Amid Gaza war, South Bay Palestinian, Muslim students reach out to each other – The Mercury News

Editor’s Note: This article was written for Mosaic Vision, an independent journalism training program for high school students who report and photograph stories under the guidance of professional journalists.

They want to show their pride in their Palestinian identity. They want to educate their peers about the Palestinian people and culture. And they want to reach out to their fellow Palestinians and Muslims in America.

As the war in Gaza intensifies and the death toll and suffering mount, Palestinian and Muslim high school students in the South Bay are expressing their fears and hopes through social media and school clubs. Amid sharp war-related divisions, students hope to create safe spaces and strengthen empathy and dialogue between campuses.

Even those who have not experienced hatred in recent months are worried. Jenna Ershied was distraught when her 11-year-old cousin in Mountain View was confronted after the Oct. 7 Hamas attack. A classmate said accusingly, “Are you proud of what you did?” For Ershied, the confrontation recalled similar incidents about her Palestinian identity that left her, like her cousin, perplexed, hurt and afraid.

“I always worry about the people around me and whether they might take what I say out of context, rather than having a meaningful conversation with someone one-on-one,” Ersheid said .

Nationally, the American Council on Islamic Relations documented more than 2,000 reports of anti-Muslim and anti-Palestinian bias in the two months following October 7.

At Mountain View High School, young Iman Zia organized a vigil in December for Palestinian and Israeli victims. She invited speakers and recited a poem she had written. Zia was grateful to see students, parents and teachers from diverse backgrounds attend.

“I said, ‘It doesn’t matter if you’re Palestinian or Jewish, this is a human rights issue, so we need to hold hands and unite,’” Zia said. Some people cried. “I have the impression that many people took the message of the vigil with them. »

At other schools, however, some students faced opposition when they tried to plan crisis-related events. Hana Bahnas, a junior at Cupertino High School, planned a meeting for students to color paper Palestinian flags to educate students about Palestinian culture. A deputy principal ordered him to delete social media posts announcing the event, and some online commenters accused them of trying to teach lies. Only two teachers came to their defense.

The Middle East and North Africa Student Club canceled the event.

“It was really frustrating because we didn’t even say anything about Israel or Hamas,” said Bahnas, the club’s president.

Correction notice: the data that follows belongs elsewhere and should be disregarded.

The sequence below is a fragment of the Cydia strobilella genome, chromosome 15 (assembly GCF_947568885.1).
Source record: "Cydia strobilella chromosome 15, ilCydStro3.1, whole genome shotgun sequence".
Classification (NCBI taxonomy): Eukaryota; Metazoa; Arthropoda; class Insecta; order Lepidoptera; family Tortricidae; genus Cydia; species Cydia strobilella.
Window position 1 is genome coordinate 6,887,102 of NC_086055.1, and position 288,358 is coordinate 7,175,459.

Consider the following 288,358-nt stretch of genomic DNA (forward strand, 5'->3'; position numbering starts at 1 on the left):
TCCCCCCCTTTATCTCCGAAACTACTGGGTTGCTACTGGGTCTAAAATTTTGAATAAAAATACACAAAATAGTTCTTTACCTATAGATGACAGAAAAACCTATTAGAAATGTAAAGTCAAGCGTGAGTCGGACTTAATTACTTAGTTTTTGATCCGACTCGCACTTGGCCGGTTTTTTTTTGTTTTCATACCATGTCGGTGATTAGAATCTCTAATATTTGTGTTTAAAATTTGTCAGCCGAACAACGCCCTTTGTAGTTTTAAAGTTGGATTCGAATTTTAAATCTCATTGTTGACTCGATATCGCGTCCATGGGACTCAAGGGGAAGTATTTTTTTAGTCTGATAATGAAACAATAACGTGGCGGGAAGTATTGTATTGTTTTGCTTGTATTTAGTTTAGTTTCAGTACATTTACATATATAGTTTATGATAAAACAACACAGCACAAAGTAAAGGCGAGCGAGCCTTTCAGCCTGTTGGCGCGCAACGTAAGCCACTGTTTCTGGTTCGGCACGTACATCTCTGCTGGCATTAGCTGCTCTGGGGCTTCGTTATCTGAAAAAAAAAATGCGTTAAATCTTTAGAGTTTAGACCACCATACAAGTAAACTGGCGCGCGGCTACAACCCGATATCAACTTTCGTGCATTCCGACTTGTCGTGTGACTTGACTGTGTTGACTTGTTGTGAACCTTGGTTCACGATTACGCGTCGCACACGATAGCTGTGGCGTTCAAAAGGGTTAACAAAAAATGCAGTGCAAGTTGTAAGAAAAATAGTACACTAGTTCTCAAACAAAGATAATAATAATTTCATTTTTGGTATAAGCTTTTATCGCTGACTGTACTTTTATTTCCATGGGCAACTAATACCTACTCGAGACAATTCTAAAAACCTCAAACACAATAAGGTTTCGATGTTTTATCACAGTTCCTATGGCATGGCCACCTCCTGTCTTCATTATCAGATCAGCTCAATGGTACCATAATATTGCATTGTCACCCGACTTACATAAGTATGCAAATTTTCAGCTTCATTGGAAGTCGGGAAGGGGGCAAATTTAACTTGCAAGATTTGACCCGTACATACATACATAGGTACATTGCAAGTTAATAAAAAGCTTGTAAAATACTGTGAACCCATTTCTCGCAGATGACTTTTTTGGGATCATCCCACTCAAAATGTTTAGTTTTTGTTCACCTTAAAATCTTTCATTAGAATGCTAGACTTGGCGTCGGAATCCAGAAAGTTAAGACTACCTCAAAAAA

Even students who have not experienced discrimination say they fear for their safety and worry about hate crimes and speech.

Yet others prioritize speaking out in hopes of inspiring their peers to do the same.

“You want to speak, you want to advocate, but you also live in fear of what’s going to happen,” said Noor Al Dimassi, a student at Westmont High School in Campbell. “I will continue to talk about it non-stop in the hope that at least one person will benefit from my publications and can publish on their platform to cause a domino effect.”

For students and employees experiencing discrimination in their workplaces and schools, CAIR offers Know Your Rights toolkits and sample letters to help them have conversations about the crisis. It also offers legal services. Senior civil rights attorney Jeffery Wang urges students to use their voices to ensure safe learning environments.

“It’s important that we also ensure that schools are held accountable, so that they create equitable learning environments where students feel safe and welcome,” Wang said.

Zahra Billoo, CAIR’s San Francisco Bay Area executive director, believes that by having conversations, students can develop empathy between different perspectives.

“It’s also important for high school students to know that they have a gift for accessing people who disagree with them – people who are curious to learn and people who can be convinced,” said Billoo. “High school students should speak out because many of them want to learn. »

Some students chose to present themselves as visibly Muslim by wearing the hijab. While Zia, of Mountain View High, was initially nervous about donning the headscarf in public after Oct. 7, she said she became more confident as she became more involved in advocacy.

At first, she was worried about acts of hatred targeting Muslims. In January, she stopped being afraid, Zia said. Today, she says other women tell her she inspired them to wear the hijab. “Wearing the hijab has opened new doors for people,” she said.

Bahnas also started wearing the hijab recently, inspired by the courage of Palestinian women who wore it during the crisis.

“There are probably only three people in my school who wear hijabs,” Bahnas said.

As an Egyptian student, Bahnas’ heart goes out to those affected by the humanitarian crisis in Gaza. She feels responsible to express her concerns and defend the Palestinian cause.

“I can’t stand by and see everything that’s happening with my eyes closed,” Bahnas said. “It’s just about being a basic human being. It’s not about being Arab or Muslim. It’s not that I have an attachment to Gaza since I’m not Palestinian. But it could have been any of us.

Khadeejah Khan is a senior at Santa Clara High School. Joshua Cedro is a junior at Santa Clara High School.

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